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 Post subject: Radius for Top and Back
PostPosted: Fri Jul 28, 2017 9:15 am 
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Joined: Tue Jul 25, 2017 7:14 pm
Posts: 28
Good Morning Members,

Studying the why's and how's of the top and back radius. Still not understanding the reason the radius (or beveled, curved) top and back exist to begin with. Also trying to understand how to carve the sides to accept the curved top radius and back radius. Looking for further areas of study and would like any suggestions please. I understand some acoustics are designed without a top and back radius (they are flat). Appreciate the help! Be well!


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PostPosted: Fri Jul 28, 2017 9:40 am 
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Joined: Sun Jun 25, 2017 3:58 pm
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Location: St. Louis area
Goto StewMac site and find their guitar kit. Download the PDF instructions for their dreadnaught kit. There you will find the sanding board technique for radiusing the sides for different radius. You tube has lots of sanding dish videos showing a different technique. Radius top and back adds structural integrity to overcome forces of string tension.

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PostPosted: Fri Jul 28, 2017 9:50 am 
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Thank you Kabore.
Can you please recommend a basic youtube video that explains this technique in a simple and understandable approach? Tried searching youtube this morning and found nothing that explains the how's and why's of top and back radius in an understandable format. Perhaps I'm using the wrong search words. Thank you.


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PostPosted: Fri Jul 28, 2017 10:01 am 
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Okay, I searched under "acoustic guitar sanding dish radius top and back" and found some videos but to clarify, i'm still focusing my search on the "WHY" instead of the "How To".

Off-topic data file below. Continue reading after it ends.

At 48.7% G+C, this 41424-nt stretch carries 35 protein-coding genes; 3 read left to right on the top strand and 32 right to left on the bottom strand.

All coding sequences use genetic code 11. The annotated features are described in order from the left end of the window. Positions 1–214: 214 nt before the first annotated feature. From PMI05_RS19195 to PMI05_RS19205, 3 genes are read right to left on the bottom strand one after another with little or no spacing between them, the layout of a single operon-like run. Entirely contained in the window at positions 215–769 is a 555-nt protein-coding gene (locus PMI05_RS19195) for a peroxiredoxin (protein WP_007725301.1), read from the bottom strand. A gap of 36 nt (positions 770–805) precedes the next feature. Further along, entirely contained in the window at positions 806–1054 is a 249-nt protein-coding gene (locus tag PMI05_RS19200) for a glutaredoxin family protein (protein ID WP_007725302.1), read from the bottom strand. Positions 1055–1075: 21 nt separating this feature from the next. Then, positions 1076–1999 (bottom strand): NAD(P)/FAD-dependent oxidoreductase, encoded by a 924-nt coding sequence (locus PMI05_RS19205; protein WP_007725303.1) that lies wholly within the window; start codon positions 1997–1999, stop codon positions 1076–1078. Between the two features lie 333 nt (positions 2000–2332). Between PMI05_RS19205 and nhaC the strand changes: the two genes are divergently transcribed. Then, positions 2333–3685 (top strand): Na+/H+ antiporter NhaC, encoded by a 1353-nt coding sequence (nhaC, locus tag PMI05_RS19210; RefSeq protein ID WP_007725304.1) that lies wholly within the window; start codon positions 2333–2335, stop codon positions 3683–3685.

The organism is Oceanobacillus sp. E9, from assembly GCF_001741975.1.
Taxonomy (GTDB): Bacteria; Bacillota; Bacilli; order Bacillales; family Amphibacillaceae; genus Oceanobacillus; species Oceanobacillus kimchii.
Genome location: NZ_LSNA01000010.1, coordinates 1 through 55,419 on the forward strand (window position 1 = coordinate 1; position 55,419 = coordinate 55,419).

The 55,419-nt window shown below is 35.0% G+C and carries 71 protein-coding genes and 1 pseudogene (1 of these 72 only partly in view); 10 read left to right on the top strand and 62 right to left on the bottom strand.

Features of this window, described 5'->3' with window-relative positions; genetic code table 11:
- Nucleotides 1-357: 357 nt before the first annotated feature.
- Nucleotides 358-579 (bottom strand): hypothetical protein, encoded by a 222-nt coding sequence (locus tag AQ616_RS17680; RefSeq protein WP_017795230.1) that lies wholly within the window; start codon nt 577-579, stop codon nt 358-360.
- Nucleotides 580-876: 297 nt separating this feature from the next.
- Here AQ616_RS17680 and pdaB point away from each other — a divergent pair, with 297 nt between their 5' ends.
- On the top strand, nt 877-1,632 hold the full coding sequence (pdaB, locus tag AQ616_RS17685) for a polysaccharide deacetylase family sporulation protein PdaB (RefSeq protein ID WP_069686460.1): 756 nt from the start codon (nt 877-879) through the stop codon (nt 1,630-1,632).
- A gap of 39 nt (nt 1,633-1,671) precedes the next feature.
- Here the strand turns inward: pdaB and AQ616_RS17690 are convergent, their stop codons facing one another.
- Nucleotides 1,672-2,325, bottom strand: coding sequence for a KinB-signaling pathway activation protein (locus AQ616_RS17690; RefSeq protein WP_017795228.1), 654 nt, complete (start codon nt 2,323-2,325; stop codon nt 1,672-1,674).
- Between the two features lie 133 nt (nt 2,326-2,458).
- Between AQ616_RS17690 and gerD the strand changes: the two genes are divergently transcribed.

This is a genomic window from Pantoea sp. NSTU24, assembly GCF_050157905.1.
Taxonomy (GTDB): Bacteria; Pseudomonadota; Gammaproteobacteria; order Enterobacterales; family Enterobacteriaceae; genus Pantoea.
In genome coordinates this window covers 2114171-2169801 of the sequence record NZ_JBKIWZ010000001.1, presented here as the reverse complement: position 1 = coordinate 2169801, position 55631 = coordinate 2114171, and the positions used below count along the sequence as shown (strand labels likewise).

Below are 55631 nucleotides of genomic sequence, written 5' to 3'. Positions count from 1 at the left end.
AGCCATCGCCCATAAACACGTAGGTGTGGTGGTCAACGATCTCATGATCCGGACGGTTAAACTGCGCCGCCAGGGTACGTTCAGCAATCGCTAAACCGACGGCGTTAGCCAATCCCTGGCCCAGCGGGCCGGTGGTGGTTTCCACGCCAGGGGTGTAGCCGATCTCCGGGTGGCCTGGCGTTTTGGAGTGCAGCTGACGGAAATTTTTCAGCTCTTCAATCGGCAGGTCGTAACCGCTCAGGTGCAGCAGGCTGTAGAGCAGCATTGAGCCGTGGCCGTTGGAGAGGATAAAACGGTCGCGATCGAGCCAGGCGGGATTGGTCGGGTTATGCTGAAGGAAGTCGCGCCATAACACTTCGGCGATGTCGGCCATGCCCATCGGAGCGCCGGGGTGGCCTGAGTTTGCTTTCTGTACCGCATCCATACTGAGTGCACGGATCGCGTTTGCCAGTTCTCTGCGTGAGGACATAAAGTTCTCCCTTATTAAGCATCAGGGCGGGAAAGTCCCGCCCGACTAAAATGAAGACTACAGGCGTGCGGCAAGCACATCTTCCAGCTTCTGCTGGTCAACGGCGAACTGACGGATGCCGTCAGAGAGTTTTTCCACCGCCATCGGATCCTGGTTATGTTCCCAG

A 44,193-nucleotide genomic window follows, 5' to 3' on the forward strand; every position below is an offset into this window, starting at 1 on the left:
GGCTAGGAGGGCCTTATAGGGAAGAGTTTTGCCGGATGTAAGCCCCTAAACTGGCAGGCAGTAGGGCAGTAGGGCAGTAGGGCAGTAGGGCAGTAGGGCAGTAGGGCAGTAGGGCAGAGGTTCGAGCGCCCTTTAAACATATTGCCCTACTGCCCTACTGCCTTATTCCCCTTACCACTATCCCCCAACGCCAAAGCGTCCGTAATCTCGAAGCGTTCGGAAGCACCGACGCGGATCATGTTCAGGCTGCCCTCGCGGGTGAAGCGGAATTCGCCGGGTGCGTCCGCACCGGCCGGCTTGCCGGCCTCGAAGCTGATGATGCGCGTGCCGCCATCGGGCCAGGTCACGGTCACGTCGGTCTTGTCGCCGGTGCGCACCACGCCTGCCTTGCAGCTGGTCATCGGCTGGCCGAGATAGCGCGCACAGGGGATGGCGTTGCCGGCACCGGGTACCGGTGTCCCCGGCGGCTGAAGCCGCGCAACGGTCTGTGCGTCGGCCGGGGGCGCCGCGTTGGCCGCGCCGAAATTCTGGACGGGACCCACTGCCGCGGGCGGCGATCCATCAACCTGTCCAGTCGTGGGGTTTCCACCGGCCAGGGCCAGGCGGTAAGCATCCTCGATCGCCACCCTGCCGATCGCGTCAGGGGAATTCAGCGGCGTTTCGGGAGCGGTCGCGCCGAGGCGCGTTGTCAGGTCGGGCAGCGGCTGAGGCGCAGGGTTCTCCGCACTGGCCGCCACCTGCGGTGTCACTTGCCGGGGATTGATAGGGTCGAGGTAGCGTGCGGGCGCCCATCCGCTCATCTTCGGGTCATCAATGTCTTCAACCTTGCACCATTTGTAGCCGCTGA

Really studying the physics of the acoustic build and would like to learn and understand "WHY" the radius is needed for the top and back. Once I understand, I can move to the "HowTo". Thank you.


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PostPosted: Fri Jul 28, 2017 10:40 am 
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Joined: Mon Jul 28, 2014 7:50 am
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Location: Chadds Ford, PA
Why radius -- probably tied up in tradition, strength, stability, or aesthetics.

For me, I just follow convention (I do what Martin does -- good enough for me).

Regarding how-to, I follow John Hall's videos/technique, simple and effective.


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PostPosted: Fri Jul 28, 2017 10:43 am 
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You can build a guitar that's completely flat. However, the curve increases the strength. The strings cause a lot of tension; the curve on the top helps to mitigate some of the stress. As far as the back radius, which is more than the top, I'm going to go out on a limb here and suggest that not only does the back radius lend strength, but projection. I used a back radius of 15' on one guitar, and a radius of 10' on another. The guitar with the tighter radius, the 10', projects a lot more and the sound resonates with great sustain. Part of it could be wood choice, but I credit the radius.


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PostPosted: Fri Jul 28, 2017 10:43 am 
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Joined: Sat Apr 10, 2010 10:50 pm
Posts: 2281
Location: Seattle
Sunset wrote:
Okay, I searched under "acoustic guitar sanding dish radius top and back" and found some videos but to clarify, i'm still focusing my search on the "WHY" instead of the "How To".
Really studying the physics of the acoustic build and would like to learn and understand "WHY" the radius is needed for the top and back. Once I understand, I can move to the "HowTo". Thank you.


You can build a true flat top and back guitar; some guitars and a lot of ukuleles are. A radiused top and back provides some resilience against humidity changes; without the radius on a dry day you may end up with a concave or even a cracked top or back. Also with care (follow John Hall's youtube videos) you can match the top radius with the neck angle on a steel string guitar. When I want a very active back I use a smaller (10 foot) radius, to prestress the back allowing me to thin the back to remove mass but still have the stiffness I am looking for.

If you really want an in depth understanding of the physics of a guitar I would suggest you purchase the Gore\Gilet Contemporary Acoustic Guitar Design and Build books http://www.goreguitars.com.au/main/page_the_book_overview.html. You can successfully build without this information if you are following plans from existing successful guitar. The Gore\Gilet book show that all of the components of a guitar work as a system. The design book purpose is show how the various components interact allowing one to create their own design.

If you do build a true "flat top" you still need to sand the proper neck angle into the upper bout so that you fretboard extension can lie flat on the top (about 1.5 degrees).

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